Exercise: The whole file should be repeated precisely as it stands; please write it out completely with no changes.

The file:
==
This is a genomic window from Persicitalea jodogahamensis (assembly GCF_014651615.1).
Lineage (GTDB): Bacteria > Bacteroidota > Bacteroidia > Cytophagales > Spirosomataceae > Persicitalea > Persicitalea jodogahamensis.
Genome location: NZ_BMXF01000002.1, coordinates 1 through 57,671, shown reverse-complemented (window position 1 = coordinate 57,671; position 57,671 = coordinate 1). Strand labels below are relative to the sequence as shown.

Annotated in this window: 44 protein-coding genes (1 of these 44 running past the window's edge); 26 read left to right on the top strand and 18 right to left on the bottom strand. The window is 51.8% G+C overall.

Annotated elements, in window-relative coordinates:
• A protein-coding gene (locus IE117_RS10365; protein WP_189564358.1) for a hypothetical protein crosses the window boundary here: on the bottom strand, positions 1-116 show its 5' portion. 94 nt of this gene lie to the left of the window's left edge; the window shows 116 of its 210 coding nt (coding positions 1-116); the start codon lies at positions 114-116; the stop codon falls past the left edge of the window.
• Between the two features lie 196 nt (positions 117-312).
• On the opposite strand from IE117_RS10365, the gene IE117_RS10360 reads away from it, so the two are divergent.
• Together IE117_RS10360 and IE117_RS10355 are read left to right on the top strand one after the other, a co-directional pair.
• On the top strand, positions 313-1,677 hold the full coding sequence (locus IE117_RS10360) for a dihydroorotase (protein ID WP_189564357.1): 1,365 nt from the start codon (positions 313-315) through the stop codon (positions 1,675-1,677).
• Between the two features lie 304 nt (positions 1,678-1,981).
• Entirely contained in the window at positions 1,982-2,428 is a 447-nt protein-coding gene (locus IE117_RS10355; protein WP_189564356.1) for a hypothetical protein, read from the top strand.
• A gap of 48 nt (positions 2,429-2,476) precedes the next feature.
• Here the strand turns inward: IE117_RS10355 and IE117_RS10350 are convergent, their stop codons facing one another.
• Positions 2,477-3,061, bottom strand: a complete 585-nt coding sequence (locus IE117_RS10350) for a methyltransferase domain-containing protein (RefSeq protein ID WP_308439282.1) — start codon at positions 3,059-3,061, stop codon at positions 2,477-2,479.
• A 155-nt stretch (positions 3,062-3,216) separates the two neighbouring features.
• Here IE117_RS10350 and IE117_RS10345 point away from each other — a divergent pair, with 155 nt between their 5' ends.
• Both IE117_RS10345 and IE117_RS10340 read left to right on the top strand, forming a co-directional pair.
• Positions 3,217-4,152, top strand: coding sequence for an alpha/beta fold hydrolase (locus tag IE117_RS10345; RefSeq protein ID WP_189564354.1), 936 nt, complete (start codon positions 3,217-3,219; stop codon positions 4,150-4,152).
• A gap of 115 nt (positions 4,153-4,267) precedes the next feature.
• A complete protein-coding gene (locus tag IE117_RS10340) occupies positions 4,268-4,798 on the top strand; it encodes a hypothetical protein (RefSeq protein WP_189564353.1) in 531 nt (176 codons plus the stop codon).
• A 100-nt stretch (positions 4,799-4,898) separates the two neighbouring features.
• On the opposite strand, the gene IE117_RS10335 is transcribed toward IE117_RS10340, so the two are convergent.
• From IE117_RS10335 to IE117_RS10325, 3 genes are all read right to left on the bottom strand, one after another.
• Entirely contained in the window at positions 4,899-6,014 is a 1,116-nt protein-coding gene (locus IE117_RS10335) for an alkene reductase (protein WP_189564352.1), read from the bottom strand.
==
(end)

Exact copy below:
This is a genomic window from Persicitalea jodogahamensis (assembly GCF_014651615.1).
Lineage (GTDB): Bacteria > Bacteroidota > Bacteroidia > Cytophagales > Spirosomataceae > Persicitalea > Persicitalea jodogahamensis.
Genome location: NZ_BMXF01000002.1, coordinates 1 through 57,671, shown reverse-complemented (window position 1 = coordinate 57,671; position 57,671 = coordinate 1). Strand labels below are relative to the sequence as shown.

Annotated in this window: 44 protein-coding genes (1 of these 44 running past the window's edge); 26 read left to right on the top strand and 18 right to left on the bottom strand. The window is 51.8% G+C overall.

Annotated elements, in window-relative coordinates:
• A protein-coding gene (locus IE117_RS10365; protein WP_189564358.1) for a hypothetical protein crosses the window boundary here: on the bottom strand, positions 1-116 show its 5' portion. 94 nt of this gene lie to the left of the window's left edge; the window shows 116 of its 210 coding nt (coding positions 1-116); the start codon lies at positions 114-116; the stop codon falls past the left edge of the window.
• Between the two features lie 196 nt (positions 117-312).
• On the opposite strand from IE117_RS10365, the gene IE117_RS10360 reads away from it, so the two are divergent.
• Together IE117_RS10360 and IE117_RS10355 are read left to right on the top strand one after the other, a co-directional pair.
• On the top strand, positions 313-1,677 hold the full coding sequence (locus IE117_RS10360) for a dihydroorotase (protein ID WP_189564357.1): 1,365 nt from the start codon (positions 313-315) through the stop codon (positions 1,675-1,677).
• Between the two features lie 304 nt (positions 1,678-1,981).
• Entirely contained in the window at positions 1,982-2,428 is a 447-nt protein-coding gene (locus IE117_RS10355; protein WP_189564356.1) for a hypothetical protein, read from the top strand.
• A gap of 48 nt (positions 2,429-2,476) precedes the next feature.
• Here the strand turns inward: IE117_RS10355 and IE117_RS10350 are convergent, their stop codons facing one another.
• Positions 2,477-3,061, bottom strand: a complete 585-nt coding sequence (locus IE117_RS10350) for a methyltransferase domain-containing protein (RefSeq protein ID WP_308439282.1) — start codon at positions 3,059-3,061, stop codon at positions 2,477-2,479.
• A 155-nt stretch (positions 3,062-3,216) separates the two neighbouring features.
• Here IE117_RS10350 and IE117_RS10345 point away from each other — a divergent pair, with 155 nt between their 5' ends.
• Both IE117_RS10345 and IE117_RS10340 read left to right on the top strand, forming a co-directional pair.
• Positions 3,217-4,152, top strand: coding sequence for an alpha/beta fold hydrolase (locus tag IE117_RS10345; RefSeq protein ID WP_189564354.1), 936 nt, complete (start codon positions 3,217-3,219; stop codon positions 4,150-4,152).
• A gap of 115 nt (positions 4,153-4,267) precedes the next feature.
• A complete protein-coding gene (locus tag IE117_RS10340) occupies positions 4,268-4,798 on the top strand; it encodes a hypothetical protein (RefSeq protein WP_189564353.1) in 531 nt (176 codons plus the stop codon).
• A 100-nt stretch (positions 4,799-4,898) separates the two neighbouring features.
• On the opposite strand, the gene IE117_RS10335 is transcribed toward IE117_RS10340, so the two are convergent.
• From IE117_RS10335 to IE117_RS10325, 3 genes are all read right to left on the bottom strand, one after another.
• Entirely contained in the window at positions 4,899-6,014 is a 1,116-nt protein-coding gene (locus IE117_RS10335) for an alkene reductase (protein WP_189564352.1), read from the bottom strand.